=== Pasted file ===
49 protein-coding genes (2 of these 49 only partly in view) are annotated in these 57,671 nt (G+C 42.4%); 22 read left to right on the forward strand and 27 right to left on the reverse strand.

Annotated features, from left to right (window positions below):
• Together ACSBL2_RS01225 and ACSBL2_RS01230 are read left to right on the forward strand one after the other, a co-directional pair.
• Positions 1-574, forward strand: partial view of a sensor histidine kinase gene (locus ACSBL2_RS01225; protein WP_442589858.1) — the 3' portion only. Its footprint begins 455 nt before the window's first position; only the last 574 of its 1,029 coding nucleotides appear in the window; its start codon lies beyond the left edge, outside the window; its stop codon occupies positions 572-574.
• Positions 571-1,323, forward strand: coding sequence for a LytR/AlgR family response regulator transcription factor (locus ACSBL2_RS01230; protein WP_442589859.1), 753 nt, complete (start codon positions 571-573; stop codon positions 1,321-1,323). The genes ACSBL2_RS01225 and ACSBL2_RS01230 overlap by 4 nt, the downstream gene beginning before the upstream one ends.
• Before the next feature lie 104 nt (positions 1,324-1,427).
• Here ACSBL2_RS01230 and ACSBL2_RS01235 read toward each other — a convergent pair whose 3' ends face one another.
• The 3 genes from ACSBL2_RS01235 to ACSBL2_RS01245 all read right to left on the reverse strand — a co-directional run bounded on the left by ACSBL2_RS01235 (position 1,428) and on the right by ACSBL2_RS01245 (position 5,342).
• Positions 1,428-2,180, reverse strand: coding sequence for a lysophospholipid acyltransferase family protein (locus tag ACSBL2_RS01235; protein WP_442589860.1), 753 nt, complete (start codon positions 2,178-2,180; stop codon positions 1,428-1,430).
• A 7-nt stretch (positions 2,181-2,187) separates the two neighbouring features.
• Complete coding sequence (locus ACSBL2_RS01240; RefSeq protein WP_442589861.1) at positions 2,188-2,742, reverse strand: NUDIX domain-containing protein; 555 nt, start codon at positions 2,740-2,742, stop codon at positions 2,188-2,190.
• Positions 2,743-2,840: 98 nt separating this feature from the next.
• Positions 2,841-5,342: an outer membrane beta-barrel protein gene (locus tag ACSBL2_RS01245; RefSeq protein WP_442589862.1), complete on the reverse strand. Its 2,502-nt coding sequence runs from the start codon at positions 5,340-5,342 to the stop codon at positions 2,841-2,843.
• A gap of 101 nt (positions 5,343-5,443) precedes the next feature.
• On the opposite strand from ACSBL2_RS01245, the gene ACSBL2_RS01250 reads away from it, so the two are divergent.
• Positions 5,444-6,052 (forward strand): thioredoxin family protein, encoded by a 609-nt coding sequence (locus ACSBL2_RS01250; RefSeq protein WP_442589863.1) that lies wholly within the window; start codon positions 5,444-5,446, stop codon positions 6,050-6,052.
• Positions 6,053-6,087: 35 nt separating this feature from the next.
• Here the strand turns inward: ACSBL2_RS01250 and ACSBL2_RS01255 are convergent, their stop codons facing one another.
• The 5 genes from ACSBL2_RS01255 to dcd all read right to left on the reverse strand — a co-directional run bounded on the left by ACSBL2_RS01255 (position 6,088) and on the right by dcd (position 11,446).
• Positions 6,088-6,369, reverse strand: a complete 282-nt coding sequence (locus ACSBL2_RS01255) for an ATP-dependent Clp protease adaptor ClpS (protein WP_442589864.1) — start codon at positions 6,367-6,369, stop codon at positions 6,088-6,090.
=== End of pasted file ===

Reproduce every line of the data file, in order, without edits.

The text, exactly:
49 protein-coding genes (2 of these 49 only partly in view) are annotated in these 57,671 nt (G+C 42.4%); 22 read left to right on the forward strand and 27 right to left on the reverse strand.

Annotated features, from left to right (window positions below):
• Together ACSBL2_RS01225 and ACSBL2_RS01230 are read left to right on the forward strand one after the other, a co-directional pair.
• Positions 1-574, forward strand: partial view of a sensor histidine kinase gene (locus ACSBL2_RS01225; protein WP_442589858.1) — the 3' portion only. Its footprint begins 455 nt before the window's first position; only the last 574 of its 1,029 coding nucleotides appear in the window; its start codon lies beyond the left edge, outside the window; its stop codon occupies positions 572-574.
• Positions 571-1,323, forward strand: coding sequence for a LytR/AlgR family response regulator transcription factor (locus ACSBL2_RS01230; protein WP_442589859.1), 753 nt, complete (start codon positions 571-573; stop codon positions 1,321-1,323). The genes ACSBL2_RS01225 and ACSBL2_RS01230 overlap by 4 nt, the downstream gene beginning before the upstream one ends.
• Before the next feature lie 104 nt (positions 1,324-1,427).
• Here ACSBL2_RS01230 and ACSBL2_RS01235 read toward each other — a convergent pair whose 3' ends face one another.
• The 3 genes from ACSBL2_RS01235 to ACSBL2_RS01245 all read right to left on the reverse strand — a co-directional run bounded on the left by ACSBL2_RS01235 (position 1,428) and on the right by ACSBL2_RS01245 (position 5,342).
• Positions 1,428-2,180, reverse strand: coding sequence for a lysophospholipid acyltransferase family protein (locus tag ACSBL2_RS01235; protein WP_442589860.1), 753 nt, complete (start codon positions 2,178-2,180; stop codon positions 1,428-1,430).
• A 7-nt stretch (positions 2,181-2,187) separates the two neighbouring features.
• Complete coding sequence (locus ACSBL2_RS01240; RefSeq protein WP_442589861.1) at positions 2,188-2,742, reverse strand: NUDIX domain-containing protein; 555 nt, start codon at positions 2,740-2,742, stop codon at positions 2,188-2,190.
• Positions 2,743-2,840: 98 nt separating this feature from the next.
• Positions 2,841-5,342: an outer membrane beta-barrel protein gene (locus tag ACSBL2_RS01245; RefSeq protein WP_442589862.1), complete on the reverse strand. Its 2,502-nt coding sequence runs from the start codon at positions 5,340-5,342 to the stop codon at positions 2,841-2,843.
• A gap of 101 nt (positions 5,343-5,443) precedes the next feature.
• On the opposite strand from ACSBL2_RS01245, the gene ACSBL2_RS01250 reads away from it, so the two are divergent.
• Positions 5,444-6,052 (forward strand): thioredoxin family protein, encoded by a 609-nt coding sequence (locus ACSBL2_RS01250; RefSeq protein WP_442589863.1) that lies wholly within the window; start codon positions 5,444-5,446, stop codon positions 6,050-6,052.
• Positions 6,053-6,087: 35 nt separating this feature from the next.
• Here the strand turns inward: ACSBL2_RS01250 and ACSBL2_RS01255 are convergent, their stop codons facing one another.
• The 5 genes from ACSBL2_RS01255 to dcd all read right to left on the reverse strand — a co-directional run bounded on the left by ACSBL2_RS01255 (position 6,088) and on the right by dcd (position 11,446).
• Positions 6,088-6,369, reverse strand: a complete 282-nt coding sequence (locus ACSBL2_RS01255) for an ATP-dependent Clp protease adaptor ClpS (protein WP_442589864.1) — start codon at positions 6,367-6,369, stop codon at positions 6,088-6,090.